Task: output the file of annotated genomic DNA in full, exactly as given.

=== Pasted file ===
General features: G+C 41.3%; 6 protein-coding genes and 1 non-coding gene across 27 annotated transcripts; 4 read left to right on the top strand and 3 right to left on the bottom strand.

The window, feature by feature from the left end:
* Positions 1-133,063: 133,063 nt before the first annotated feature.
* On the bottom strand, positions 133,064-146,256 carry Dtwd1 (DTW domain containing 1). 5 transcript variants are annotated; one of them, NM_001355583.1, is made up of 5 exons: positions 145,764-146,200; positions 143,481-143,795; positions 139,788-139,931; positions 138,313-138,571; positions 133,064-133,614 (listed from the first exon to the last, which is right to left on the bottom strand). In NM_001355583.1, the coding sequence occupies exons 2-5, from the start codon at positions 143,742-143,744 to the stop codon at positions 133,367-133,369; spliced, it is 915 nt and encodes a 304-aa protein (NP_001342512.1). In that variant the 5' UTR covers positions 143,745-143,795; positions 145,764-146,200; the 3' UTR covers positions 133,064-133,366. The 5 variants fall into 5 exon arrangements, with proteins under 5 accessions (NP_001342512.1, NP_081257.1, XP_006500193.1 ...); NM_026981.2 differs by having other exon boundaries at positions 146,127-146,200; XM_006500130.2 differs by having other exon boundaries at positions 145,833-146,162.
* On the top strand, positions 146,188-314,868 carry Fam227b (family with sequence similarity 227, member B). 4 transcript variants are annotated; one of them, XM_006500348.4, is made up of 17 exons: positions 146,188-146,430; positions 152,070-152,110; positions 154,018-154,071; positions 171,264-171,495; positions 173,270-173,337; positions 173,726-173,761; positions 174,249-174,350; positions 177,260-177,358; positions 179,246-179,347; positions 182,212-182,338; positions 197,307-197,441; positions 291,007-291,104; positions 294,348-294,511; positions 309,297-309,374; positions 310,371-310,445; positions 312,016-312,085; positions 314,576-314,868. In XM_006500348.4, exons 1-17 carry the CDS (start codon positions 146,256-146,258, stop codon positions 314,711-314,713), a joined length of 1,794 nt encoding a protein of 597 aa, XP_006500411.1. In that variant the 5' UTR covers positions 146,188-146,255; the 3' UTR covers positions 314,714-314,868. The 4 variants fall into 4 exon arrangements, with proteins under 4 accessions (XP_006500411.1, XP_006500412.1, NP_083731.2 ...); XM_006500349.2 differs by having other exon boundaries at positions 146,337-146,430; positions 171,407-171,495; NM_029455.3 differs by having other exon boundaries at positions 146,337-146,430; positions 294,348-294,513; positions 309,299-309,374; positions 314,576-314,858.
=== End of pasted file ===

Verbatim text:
General features: G+C 41.3%; 6 protein-coding genes and 1 non-coding gene across 27 annotated transcripts; 4 read left to right on the top strand and 3 right to left on the bottom strand.

The window, feature by feature from the left end:
* Positions 1-133,063: 133,063 nt before the first annotated feature.
* On the bottom strand, positions 133,064-146,256 carry Dtwd1 (DTW domain containing 1). 5 transcript variants are annotated; one of them, NM_001355583.1, is made up of 5 exons: positions 145,764-146,200; positions 143,481-143,795; positions 139,788-139,931; positions 138,313-138,571; positions 133,064-133,614 (listed from the first exon to the last, which is right to left on the bottom strand). In NM_001355583.1, the coding sequence occupies exons 2-5, from the start codon at positions 143,742-143,744 to the stop codon at positions 133,367-133,369; spliced, it is 915 nt and encodes a 304-aa protein (NP_001342512.1). In that variant the 5' UTR covers positions 143,745-143,795; positions 145,764-146,200; the 3' UTR covers positions 133,064-133,366. The 5 variants fall into 5 exon arrangements, with proteins under 5 accessions (NP_001342512.1, NP_081257.1, XP_006500193.1 ...); NM_026981.2 differs by having other exon boundaries at positions 146,127-146,200; XM_006500130.2 differs by having other exon boundaries at positions 145,833-146,162.
* On the top strand, positions 146,188-314,868 carry Fam227b (family with sequence similarity 227, member B). 4 transcript variants are annotated; one of them, XM_006500348.4, is made up of 17 exons: positions 146,188-146,430; positions 152,070-152,110; positions 154,018-154,071; positions 171,264-171,495; positions 173,270-173,337; positions 173,726-173,761; positions 174,249-174,350; positions 177,260-177,358; positions 179,246-179,347; positions 182,212-182,338; positions 197,307-197,441; positions 291,007-291,104; positions 294,348-294,511; positions 309,297-309,374; positions 310,371-310,445; positions 312,016-312,085; positions 314,576-314,868. In XM_006500348.4, exons 1-17 carry the CDS (start codon positions 146,256-146,258, stop codon positions 314,711-314,713), a joined length of 1,794 nt encoding a protein of 597 aa, XP_006500411.1. In that variant the 5' UTR covers positions 146,188-146,255; the 3' UTR covers positions 314,714-314,868. The 4 variants fall into 4 exon arrangements, with proteins under 4 accessions (XP_006500411.1, XP_006500412.1, NP_083731.2 ...); XM_006500349.2 differs by having other exon boundaries at positions 146,337-146,430; positions 171,407-171,495; NM_029455.3 differs by having other exon boundaries at positions 146,337-146,430; positions 294,348-294,513; positions 309,299-309,374; positions 314,576-314,858.